Introduction and welcome
In 1977, having previously studied the mathematical foundational work of Boole, Frege, Russell, Whitehead, Wittgenstein and Gödel, Graham was given a copy of George Spencer-Brown's Laws of Form and quickly recognized it as a work of the highest order.
Over the following years, Graham thoroughly analysed the calculus presented in Laws, and in 1983 sent his demonstration of the primary algebra from a single initial-equation to Spencer-Brown who invited him to his home in Cambridge, their discussions initially focusing on formal algebras and Spencer-Brown's work on the four-colour conjecture. A friendship quickly developed with Graham becoming Spencer-Brown's principal friend and confidant for more than three decades, frequently visiting him at his successive homes in Cambridge, London and Horningsham.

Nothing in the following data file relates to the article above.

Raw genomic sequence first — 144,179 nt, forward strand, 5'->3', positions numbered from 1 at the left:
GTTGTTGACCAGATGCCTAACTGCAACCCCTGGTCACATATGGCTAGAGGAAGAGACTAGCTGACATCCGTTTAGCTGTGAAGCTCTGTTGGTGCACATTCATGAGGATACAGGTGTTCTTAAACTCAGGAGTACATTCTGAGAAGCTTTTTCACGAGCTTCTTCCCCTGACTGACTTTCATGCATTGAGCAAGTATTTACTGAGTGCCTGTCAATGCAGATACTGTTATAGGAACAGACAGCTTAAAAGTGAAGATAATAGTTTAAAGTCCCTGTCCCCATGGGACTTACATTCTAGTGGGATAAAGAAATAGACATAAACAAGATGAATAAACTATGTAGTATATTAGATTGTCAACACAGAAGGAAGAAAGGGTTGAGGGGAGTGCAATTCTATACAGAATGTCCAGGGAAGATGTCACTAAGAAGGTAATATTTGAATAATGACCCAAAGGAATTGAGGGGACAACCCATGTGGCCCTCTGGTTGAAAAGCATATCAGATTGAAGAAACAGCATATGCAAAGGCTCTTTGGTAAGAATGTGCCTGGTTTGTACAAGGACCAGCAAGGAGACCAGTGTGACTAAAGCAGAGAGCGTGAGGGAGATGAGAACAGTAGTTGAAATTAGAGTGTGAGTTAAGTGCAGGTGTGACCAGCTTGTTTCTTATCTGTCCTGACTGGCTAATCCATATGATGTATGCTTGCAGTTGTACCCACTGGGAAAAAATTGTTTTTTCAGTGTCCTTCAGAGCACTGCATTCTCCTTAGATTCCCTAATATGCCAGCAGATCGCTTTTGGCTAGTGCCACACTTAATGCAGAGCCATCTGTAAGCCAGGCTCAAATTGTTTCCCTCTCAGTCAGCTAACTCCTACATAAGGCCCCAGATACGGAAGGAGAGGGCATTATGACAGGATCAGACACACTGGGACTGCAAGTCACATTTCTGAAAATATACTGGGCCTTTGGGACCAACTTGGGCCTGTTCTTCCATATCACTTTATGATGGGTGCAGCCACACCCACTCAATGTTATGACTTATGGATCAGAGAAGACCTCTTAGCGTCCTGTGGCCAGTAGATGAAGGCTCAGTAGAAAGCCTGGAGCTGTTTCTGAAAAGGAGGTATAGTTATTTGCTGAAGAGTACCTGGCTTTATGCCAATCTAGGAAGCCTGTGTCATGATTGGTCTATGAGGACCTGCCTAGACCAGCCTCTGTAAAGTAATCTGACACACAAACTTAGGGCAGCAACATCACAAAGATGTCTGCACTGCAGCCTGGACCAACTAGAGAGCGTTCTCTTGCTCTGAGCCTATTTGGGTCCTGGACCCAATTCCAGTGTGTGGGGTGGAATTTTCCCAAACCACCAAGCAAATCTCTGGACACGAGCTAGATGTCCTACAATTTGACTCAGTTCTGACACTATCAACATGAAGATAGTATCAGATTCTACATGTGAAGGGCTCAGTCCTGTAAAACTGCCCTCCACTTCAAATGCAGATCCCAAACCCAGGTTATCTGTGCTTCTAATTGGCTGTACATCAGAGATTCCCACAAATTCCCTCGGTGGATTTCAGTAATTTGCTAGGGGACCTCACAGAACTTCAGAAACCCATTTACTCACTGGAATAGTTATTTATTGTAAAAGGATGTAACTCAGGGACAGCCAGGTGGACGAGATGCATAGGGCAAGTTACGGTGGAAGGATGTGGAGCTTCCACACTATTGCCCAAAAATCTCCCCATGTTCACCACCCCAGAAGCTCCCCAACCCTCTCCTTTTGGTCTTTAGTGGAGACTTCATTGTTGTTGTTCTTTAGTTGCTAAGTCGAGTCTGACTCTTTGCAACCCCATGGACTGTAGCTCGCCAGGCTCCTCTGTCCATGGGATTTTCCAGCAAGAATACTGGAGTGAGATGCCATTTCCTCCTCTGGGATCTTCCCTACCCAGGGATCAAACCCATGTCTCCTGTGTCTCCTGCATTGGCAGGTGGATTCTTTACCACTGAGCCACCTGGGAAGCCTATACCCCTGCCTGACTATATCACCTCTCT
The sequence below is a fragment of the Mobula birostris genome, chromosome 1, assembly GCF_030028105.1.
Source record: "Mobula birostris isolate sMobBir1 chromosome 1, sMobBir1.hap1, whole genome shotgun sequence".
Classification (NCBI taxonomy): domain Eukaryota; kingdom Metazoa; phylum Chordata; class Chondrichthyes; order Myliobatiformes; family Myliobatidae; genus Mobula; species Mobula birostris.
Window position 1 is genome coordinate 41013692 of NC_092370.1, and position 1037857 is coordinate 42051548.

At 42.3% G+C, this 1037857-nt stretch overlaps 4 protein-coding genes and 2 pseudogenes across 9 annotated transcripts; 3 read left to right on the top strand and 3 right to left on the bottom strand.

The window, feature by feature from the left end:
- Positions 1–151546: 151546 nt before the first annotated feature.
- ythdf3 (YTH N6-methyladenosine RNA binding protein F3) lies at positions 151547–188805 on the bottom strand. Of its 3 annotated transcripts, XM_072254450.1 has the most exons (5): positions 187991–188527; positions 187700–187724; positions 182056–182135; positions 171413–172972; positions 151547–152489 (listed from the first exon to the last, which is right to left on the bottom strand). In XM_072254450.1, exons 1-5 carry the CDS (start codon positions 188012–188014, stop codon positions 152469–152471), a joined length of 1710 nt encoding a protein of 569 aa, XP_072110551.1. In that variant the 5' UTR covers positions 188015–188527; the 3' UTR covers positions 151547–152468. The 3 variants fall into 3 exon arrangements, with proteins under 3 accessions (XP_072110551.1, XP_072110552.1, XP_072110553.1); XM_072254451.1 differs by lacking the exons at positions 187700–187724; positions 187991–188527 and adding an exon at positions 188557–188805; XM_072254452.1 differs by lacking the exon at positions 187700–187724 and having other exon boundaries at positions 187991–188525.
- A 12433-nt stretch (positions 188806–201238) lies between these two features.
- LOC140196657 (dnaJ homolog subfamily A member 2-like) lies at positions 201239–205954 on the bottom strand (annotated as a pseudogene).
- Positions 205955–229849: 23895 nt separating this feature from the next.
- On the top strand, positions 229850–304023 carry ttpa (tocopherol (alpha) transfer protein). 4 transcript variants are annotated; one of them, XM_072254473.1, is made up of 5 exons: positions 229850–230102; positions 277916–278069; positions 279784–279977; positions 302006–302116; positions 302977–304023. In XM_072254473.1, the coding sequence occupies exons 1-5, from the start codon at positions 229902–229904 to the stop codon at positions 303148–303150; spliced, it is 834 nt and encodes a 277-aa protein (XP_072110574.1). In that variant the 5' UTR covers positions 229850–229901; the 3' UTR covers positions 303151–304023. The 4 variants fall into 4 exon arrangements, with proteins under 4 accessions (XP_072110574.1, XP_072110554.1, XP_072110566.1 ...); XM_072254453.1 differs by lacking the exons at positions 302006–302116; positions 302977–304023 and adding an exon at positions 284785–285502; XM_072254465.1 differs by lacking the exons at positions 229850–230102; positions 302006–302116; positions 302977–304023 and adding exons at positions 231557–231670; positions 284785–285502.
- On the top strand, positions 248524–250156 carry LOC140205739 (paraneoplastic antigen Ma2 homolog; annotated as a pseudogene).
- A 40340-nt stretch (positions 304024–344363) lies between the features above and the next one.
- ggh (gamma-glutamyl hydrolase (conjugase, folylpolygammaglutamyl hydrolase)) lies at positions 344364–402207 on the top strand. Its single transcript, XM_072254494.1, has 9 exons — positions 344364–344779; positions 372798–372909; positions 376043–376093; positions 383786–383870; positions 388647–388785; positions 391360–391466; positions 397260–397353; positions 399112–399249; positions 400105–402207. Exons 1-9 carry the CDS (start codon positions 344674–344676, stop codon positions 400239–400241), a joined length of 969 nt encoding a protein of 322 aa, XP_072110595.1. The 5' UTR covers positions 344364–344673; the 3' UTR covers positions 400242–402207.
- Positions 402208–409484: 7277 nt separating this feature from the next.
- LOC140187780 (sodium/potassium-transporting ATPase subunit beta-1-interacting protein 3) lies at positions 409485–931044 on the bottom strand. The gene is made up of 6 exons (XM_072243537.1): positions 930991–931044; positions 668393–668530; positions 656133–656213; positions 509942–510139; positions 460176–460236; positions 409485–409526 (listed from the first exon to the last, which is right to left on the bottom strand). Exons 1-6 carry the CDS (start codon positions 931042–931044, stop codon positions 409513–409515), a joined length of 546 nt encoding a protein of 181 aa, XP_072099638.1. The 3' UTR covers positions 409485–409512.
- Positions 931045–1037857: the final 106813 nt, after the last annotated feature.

Graham is the leading authority on the primary algebra, with Spencer-Brown once remarking, "You have made the field your own", and is the custodian of Spencer-Brown's personal effects, notebooks, unpublished papers, poetry, miscellaneous writings, and photographs. These documents and several hundred hours of their discussions and other audio recordings are being digitised with the intention that they will form an archive for possible future publication online. Graham initiated the Laws of Form conferences now being generously hosted by the University of Liverpool.
In addition to formal algebras, Graham's interests include cryptography, having written a detailed description of, and a computer program which emulates, the logical operations of the bombe, the machine devised by Alan Turing and Gordon Welchman, which broke the German Enigma machine on an industrial scale; the philosophy of physics; binocular stargazing; and chess. Graham has an MSc in Computing Science from Birkbeck, University of London.